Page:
State Sanctioned Slaughter: Wind Farm Operator Gets Licence to Kill Rare & Endangered Bats

The wind power cult have no difficulty in justifying the destruction of pristine landscapes; the dismemberment of once cohesive, rural communities; the creation of toxic waste lands in China (where the rare earths essential to wind turbines are processed); crushing power prices that punish the poorest and most vulnerable in society; and barely shrug at the slaughter of millions upon millions of birds and bats, across the globe.

The usual approach by wind power outfits is to get the state to sanction their inevitable bird and bat slaughter.

In the US, their licenses to kill rare and endangered Eagles are euphemistically called “take permits”. As if the holder of the licence was organising a payment-free collection of something from the corner store.

In Victoria, Australia, an outfit owned by the New Zealand government, Tilt Renewables has been challenged about the morality of wiping out rare and endangered grey-headed flying foxes, with impunity.

If any other Victorian was caught causing the death of just one of these critters, they would face fines of up $37,310 and/or 2 years in prison. Serious stuff.

However, like every other wind power outfit around the world, Tilt Renewables has rigged the system so it gets off entirely Scott-free.

Local councillors are unhappy about the carnage, but Tilt has already stitched up a deal with Victoria’s State government so-called environment department (DELWP) to avoid any prospect of prosecution for wiping out the last of Victoria’s grey-headed flying foxes. If it sounds corrupt, that’s because it is.

Moyne Shire councillors worried about number of dead bats at wind farm
The Standard
Ben Silvester
12 September 2022

Councillors say they are worried about the number of dead bats being found at a wind farm in the north-east corner of Moyne Shire.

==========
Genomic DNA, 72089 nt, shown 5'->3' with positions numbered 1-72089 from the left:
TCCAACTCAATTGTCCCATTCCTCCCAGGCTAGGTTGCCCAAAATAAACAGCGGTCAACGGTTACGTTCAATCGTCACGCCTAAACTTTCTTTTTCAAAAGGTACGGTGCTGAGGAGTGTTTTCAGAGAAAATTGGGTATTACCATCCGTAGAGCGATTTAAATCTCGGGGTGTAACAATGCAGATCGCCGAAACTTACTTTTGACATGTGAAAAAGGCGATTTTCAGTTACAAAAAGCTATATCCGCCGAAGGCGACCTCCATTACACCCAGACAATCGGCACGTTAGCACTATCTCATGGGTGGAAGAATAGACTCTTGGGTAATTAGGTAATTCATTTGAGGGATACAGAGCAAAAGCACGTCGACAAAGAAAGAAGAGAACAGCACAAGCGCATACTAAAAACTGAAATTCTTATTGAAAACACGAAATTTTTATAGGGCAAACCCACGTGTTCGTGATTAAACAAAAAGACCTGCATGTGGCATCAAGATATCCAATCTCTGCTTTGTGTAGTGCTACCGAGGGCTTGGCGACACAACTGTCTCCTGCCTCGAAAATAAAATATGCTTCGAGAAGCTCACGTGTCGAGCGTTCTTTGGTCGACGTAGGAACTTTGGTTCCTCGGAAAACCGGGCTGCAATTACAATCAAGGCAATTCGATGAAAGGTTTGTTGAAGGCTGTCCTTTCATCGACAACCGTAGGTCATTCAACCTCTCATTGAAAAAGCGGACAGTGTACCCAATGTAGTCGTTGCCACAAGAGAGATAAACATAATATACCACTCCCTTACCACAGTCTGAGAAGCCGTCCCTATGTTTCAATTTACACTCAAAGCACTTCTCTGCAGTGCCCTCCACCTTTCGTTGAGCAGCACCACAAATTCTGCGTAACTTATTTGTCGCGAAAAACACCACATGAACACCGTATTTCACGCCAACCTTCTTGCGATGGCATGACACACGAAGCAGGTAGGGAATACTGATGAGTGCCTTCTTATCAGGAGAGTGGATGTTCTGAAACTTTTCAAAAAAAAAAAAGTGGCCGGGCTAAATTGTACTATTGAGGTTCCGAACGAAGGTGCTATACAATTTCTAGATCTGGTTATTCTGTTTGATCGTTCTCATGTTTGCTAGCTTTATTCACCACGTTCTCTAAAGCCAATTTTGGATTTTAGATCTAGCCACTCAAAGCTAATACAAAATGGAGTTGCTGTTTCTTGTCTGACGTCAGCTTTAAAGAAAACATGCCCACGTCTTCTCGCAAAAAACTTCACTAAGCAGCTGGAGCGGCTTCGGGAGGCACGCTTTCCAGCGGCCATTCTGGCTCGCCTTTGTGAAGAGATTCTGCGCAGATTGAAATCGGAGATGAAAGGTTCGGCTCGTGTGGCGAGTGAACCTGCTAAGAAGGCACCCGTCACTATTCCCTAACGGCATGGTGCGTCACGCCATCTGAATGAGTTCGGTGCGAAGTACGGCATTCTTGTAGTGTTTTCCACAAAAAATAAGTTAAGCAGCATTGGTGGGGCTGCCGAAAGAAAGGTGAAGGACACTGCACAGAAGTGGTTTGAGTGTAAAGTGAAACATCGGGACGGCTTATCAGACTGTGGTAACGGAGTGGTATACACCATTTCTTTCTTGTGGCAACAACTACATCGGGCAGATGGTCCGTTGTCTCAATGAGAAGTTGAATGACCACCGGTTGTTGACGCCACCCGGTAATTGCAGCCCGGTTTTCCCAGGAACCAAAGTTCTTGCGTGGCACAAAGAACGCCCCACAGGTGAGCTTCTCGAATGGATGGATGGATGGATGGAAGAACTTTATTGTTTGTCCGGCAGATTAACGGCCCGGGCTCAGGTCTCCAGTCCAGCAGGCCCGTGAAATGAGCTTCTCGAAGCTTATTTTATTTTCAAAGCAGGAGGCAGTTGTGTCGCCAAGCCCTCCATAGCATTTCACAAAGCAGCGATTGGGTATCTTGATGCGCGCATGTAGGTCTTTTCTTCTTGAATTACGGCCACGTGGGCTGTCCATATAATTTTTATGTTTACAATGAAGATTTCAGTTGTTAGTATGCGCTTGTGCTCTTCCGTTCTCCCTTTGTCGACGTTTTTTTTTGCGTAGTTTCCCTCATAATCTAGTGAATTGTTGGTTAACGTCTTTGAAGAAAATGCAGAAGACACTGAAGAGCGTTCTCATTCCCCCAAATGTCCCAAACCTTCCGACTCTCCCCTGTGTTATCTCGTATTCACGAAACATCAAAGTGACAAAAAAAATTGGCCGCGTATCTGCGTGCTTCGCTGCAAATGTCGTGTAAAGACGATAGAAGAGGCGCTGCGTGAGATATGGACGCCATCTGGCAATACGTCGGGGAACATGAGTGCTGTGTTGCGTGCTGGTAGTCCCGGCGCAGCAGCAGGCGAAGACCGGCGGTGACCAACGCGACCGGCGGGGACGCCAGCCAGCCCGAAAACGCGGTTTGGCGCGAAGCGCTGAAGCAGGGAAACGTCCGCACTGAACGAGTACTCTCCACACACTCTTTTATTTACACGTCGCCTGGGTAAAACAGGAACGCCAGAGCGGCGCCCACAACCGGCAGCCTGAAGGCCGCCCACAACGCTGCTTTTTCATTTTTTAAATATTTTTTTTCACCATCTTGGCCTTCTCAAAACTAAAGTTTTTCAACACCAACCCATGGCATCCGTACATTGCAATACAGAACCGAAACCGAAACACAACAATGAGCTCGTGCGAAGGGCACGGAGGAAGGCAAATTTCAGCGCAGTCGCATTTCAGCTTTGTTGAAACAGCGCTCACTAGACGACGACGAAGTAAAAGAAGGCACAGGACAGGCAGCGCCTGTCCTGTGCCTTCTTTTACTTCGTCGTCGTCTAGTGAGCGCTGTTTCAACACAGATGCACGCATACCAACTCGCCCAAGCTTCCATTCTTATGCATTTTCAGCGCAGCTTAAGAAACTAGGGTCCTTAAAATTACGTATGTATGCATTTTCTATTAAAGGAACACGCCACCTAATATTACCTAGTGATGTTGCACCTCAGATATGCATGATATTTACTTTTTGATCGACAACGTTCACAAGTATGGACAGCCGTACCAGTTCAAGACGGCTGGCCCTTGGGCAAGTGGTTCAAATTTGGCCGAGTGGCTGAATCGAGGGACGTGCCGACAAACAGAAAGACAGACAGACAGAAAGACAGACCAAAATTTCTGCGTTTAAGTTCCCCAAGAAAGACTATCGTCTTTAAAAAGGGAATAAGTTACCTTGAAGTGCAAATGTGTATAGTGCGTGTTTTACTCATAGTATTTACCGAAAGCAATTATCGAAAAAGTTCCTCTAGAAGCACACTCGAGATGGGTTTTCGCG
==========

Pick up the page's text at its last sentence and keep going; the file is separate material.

The issue arose as councillors reviewed the second-year report of the Bat and Avifauna Management (BAM) Plan for the Salt Creek Wind Farm at the September council meeting.

The report showed 67 bat carcasses had been found during the wind farm’s second year of operation.

Council energy project manager Michelle Grainger said that was an increase on the year-one deaths.

“The second year of reporting has showed increased mortality for both birds and bats, probably an increase of three or four per cent,” she said.

The report said the most worrying element was that 13 of the carcasses were grey-headed flying foxes, which were listed as vulnerable.

The report said the true number of flying fox deaths caused by Salt Creek turbines was probably more than triple the number of carcasses found by searchers.

Cr Damian Gleeson said he wasn’t comfortable with the rise in deaths.

“This isn’t a report that you’d read to your kids … 67 carcasses … I want to see action and ensure that mitigation is going to take place,” he said.

Cr Gleeson asked who had responsibility to keep the deaths under control. Ms Grainger said the Department of Environment, Land, Water and Planning provided technical expertise, but it was the council’s job “to administer and enforce the planning permits” for the wind farms.

Cr Gleeson said the council needed to start taking that job more seriously.

“I think it’s about time we started caring,” he said.

“If this time next year report three comes through and it’s 150 (deaths), I’ll be saying you’ve got to turn your turbines off at night time.”

Cr James Purcell suggested that rather than “endorse” the report, the council should “accept” it and wait to see whether flying fox deaths rose in the next report.

Grey-headed flying fox numbers have suffered in recent years because of mass deaths caused by heat stress, which is why it is now listed as vulnerable, making any additional turbine-related death a “significant impact”.

The flying fox deaths at Salt Creek forced the wind farm developer, Tilt Renewables, to create a specific grey-headed flying fox management plan, which lists a range of “potential mitigation measures”.

The measures deemed worthy of further investigation included logging nearby Sugar Gum forests (which are a favourite tree of the flying fox), periodically turning off the turbines, and offsetting turbine-related deaths by limiting flying fox deaths from heat stress.

Investigations found that cutting down or lopping local Sugar Gums was “not likely” to limit flying fox activity around the wind farm, while turning off the turbines risked the facility’s power production capacity and was not proven to prevent flying fox deaths.

The most appealing and effective strategy according to Tilt, and endorsed by DELWP, was to accept a level of turbine-related deaths.
The Standard

Wind farm gets licence to kill endangered bats.


October 27, 2022 at 01:33AM

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